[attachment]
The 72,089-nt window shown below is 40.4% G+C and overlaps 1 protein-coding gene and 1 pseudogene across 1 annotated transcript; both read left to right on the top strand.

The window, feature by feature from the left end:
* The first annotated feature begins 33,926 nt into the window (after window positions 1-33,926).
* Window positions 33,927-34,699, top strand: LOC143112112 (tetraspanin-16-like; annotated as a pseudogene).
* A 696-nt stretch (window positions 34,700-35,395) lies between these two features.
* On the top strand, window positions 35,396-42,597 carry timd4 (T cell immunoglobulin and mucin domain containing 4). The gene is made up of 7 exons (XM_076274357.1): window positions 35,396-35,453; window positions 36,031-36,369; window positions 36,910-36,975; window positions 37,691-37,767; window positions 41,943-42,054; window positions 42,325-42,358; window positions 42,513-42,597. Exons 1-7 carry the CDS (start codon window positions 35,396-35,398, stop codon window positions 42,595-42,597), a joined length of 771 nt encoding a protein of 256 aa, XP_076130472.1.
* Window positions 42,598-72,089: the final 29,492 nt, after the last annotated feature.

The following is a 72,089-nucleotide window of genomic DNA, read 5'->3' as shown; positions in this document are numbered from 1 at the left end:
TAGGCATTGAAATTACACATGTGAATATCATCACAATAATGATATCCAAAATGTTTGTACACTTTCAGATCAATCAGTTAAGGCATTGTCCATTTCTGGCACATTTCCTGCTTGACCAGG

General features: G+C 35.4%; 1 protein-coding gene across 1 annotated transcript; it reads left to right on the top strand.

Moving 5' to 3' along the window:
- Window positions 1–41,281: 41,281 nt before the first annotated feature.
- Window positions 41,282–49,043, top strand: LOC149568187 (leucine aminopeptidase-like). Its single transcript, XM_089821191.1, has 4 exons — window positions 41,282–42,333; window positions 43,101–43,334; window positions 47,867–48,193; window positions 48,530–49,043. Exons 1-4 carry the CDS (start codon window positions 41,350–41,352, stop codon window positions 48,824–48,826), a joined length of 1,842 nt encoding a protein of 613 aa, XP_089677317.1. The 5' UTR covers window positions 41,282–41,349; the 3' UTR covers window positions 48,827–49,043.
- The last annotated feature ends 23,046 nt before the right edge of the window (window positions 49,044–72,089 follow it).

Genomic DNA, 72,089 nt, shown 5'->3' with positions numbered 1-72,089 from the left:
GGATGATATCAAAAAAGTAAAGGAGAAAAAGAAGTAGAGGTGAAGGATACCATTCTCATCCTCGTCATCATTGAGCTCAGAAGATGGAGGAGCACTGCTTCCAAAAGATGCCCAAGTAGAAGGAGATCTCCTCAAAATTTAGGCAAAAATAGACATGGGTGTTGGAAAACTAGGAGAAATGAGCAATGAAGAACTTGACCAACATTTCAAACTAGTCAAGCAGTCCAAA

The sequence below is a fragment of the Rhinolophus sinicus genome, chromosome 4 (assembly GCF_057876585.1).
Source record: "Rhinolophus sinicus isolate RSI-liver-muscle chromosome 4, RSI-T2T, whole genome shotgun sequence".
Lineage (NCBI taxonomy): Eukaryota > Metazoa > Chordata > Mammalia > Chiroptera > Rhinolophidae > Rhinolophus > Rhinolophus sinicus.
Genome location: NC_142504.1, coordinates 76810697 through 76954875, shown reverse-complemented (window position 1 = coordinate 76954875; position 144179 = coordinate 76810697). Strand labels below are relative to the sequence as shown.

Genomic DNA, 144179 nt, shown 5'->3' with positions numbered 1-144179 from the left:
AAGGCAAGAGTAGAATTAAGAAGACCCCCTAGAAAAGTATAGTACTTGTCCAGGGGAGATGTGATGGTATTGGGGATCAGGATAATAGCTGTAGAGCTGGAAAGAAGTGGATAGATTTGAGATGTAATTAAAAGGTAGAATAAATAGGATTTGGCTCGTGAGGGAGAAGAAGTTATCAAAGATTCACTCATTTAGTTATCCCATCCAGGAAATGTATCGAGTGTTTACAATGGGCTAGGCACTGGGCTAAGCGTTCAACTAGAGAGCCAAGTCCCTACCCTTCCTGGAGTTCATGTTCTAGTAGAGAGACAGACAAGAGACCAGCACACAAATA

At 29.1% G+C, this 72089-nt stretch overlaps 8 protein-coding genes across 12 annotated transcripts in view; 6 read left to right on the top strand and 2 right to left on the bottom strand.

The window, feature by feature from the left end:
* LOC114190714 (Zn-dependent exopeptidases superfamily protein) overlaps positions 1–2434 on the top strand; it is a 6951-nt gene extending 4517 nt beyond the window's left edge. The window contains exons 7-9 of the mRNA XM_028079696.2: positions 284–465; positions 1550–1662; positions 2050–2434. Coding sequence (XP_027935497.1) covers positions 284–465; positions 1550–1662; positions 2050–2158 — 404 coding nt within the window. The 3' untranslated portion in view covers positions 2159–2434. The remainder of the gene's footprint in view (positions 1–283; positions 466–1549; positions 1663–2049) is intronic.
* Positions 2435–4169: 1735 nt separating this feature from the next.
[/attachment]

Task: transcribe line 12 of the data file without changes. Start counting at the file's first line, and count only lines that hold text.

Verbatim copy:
- Window positions 1–41,281: 41,281 nt before the first annotated feature.